Terms Glossary Click here for 10 things not to say to someone with ADHD

There are Three Types of ADHD

  1. Inattentive – the person shows a lack of focus in many areas but does not have problems with impulsivity or hyperactivity.  This used to be called ADD.
  2. Hyperactivity – the person doesn’t have a problem focusing, but has issues with…

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Simon’s Cat: Off To The Vet

Important information for all cat owners! How to help reduce your cat’s stress related to vet visits! (And I highly recommend Simon’s Cat for general reading and YouTube viewing 😉 )

Cute Overload

Simon’s Cat creator Simon Tofield has four cats, and as you might expect, is off to the vet on a regular basis. Which also happens to be the name of a Simon’s Cat movie due out in 2015!

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(Reblog): Compassionate Physical Touch for Wellness and Mental Health

I believe positive touch is vital. [I am reblogging this beautiful post by gentlekindness]:

GentleKindness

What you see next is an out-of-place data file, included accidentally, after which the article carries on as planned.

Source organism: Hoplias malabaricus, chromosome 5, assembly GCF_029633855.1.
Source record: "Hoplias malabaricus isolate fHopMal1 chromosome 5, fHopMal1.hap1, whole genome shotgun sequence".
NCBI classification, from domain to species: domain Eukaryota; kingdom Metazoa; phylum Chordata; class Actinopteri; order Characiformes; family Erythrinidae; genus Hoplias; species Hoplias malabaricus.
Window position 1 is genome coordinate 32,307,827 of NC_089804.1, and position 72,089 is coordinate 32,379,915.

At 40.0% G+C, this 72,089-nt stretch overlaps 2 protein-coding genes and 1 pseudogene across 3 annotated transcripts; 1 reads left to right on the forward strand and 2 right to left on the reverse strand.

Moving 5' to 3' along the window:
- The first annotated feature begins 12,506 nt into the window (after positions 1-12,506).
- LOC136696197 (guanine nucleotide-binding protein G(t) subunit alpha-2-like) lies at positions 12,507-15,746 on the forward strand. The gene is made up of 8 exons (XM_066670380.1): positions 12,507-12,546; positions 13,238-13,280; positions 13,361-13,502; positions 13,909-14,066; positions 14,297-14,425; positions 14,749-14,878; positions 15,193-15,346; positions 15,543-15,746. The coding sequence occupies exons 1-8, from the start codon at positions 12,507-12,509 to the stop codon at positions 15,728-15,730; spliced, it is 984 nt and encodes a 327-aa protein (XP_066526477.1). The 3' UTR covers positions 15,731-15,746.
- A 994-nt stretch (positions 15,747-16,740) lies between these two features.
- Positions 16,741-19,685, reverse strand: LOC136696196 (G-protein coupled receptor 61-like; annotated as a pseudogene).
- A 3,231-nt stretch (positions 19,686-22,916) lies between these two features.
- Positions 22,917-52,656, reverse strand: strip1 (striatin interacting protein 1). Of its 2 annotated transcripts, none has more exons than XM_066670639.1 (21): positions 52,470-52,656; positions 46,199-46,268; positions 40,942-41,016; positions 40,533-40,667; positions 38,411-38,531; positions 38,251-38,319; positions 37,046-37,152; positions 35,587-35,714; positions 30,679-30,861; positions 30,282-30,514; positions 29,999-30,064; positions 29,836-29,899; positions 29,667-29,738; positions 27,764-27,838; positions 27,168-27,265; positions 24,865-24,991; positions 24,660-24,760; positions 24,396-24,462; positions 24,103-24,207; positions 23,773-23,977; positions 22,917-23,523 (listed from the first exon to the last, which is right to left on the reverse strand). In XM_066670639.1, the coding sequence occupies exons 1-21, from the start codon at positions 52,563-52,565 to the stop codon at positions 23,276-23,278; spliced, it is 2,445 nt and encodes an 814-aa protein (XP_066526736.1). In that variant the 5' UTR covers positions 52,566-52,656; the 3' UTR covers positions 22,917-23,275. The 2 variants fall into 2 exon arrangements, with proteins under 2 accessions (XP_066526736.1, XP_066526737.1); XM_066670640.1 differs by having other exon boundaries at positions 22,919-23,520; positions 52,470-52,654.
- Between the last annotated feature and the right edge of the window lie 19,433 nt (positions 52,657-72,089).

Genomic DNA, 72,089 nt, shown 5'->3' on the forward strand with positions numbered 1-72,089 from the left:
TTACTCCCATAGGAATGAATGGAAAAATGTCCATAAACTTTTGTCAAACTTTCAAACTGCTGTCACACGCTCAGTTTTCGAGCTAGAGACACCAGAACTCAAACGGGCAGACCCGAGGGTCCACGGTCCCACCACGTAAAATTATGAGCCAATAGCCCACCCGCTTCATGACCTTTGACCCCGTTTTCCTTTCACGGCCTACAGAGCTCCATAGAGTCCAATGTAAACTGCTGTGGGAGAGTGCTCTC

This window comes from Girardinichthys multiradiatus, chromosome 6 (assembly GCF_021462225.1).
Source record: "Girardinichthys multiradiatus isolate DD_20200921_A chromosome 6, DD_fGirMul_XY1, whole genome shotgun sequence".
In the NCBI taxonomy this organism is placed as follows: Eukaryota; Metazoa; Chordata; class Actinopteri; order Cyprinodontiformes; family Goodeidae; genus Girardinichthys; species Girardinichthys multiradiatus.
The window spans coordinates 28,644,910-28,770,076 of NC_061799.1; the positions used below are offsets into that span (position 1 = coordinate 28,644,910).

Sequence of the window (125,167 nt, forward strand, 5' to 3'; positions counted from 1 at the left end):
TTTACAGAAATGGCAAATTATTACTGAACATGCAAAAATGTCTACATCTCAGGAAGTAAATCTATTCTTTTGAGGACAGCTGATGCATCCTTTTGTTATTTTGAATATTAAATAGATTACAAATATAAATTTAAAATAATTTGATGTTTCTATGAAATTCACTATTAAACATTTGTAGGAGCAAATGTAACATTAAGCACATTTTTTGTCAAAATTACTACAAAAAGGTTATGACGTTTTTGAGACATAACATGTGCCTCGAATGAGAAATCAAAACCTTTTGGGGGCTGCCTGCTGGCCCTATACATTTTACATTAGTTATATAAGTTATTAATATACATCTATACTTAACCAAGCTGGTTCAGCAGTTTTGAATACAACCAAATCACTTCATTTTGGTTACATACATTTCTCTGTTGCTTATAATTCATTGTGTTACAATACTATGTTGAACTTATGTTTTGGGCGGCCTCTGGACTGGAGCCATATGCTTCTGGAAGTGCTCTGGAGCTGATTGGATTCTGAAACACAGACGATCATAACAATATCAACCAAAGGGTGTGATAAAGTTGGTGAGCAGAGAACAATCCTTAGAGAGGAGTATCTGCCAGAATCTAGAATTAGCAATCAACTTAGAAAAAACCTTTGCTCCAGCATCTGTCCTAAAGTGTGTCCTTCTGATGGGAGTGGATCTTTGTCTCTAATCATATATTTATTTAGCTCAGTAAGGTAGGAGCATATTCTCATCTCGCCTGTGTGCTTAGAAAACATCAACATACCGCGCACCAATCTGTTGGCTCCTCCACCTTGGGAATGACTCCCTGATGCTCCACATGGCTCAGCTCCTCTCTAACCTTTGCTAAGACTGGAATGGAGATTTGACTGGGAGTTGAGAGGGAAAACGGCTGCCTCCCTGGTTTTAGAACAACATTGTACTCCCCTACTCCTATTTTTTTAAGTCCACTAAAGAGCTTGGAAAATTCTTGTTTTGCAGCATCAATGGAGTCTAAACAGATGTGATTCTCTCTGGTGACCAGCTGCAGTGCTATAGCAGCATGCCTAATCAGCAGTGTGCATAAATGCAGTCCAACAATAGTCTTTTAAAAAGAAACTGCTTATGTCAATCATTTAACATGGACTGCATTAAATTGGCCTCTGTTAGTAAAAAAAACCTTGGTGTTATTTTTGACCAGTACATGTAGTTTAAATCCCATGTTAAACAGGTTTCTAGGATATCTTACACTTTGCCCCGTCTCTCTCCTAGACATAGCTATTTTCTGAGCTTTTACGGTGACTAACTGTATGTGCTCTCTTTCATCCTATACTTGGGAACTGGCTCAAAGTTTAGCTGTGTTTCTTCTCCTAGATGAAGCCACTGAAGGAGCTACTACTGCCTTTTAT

Touch is a fundamental communication between people. It allows us to communicate compassion better that words or facial expression.

Touch is the most important element of bonding and compassion between humans. There are neurochemical effects of skin to skin touch. Compassionate touch is critical for the brain and the body to be healthy. We need human touch to be well.

We need  human touch in order to have good mental health. People who are touch deprived can develop mental illness.

People with mental illness can become worse from a lack of pleasant  physical touch. Compassionate touch reduces stress hormones, including cortisol. When someone touches your skin in a pleasant way, it makes you feel calmer and safer. Anxious feelings  of being in danger and feeling that there is a  threat can be reduced.

People deprived of pleasant physical touch  can develop high levels of stress hormones. High levels of stress…

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Reblogged: Codependency 101 (Topic#017)

Two Ducks

Two Ducks

[I am REBLOGGING this post. It is called “Codependency 101” (that is a link to take you directly to the original post) written by Victoria Berman in the blog, “800recoveryhubblog“. I am reblogging it in an incorrect way because I want to add my own comments to it as it pertains to myself (and my own photo). I will add all of my own comments in brackets and in this blue text. EVERYTHING else is written by Victoria Berman.]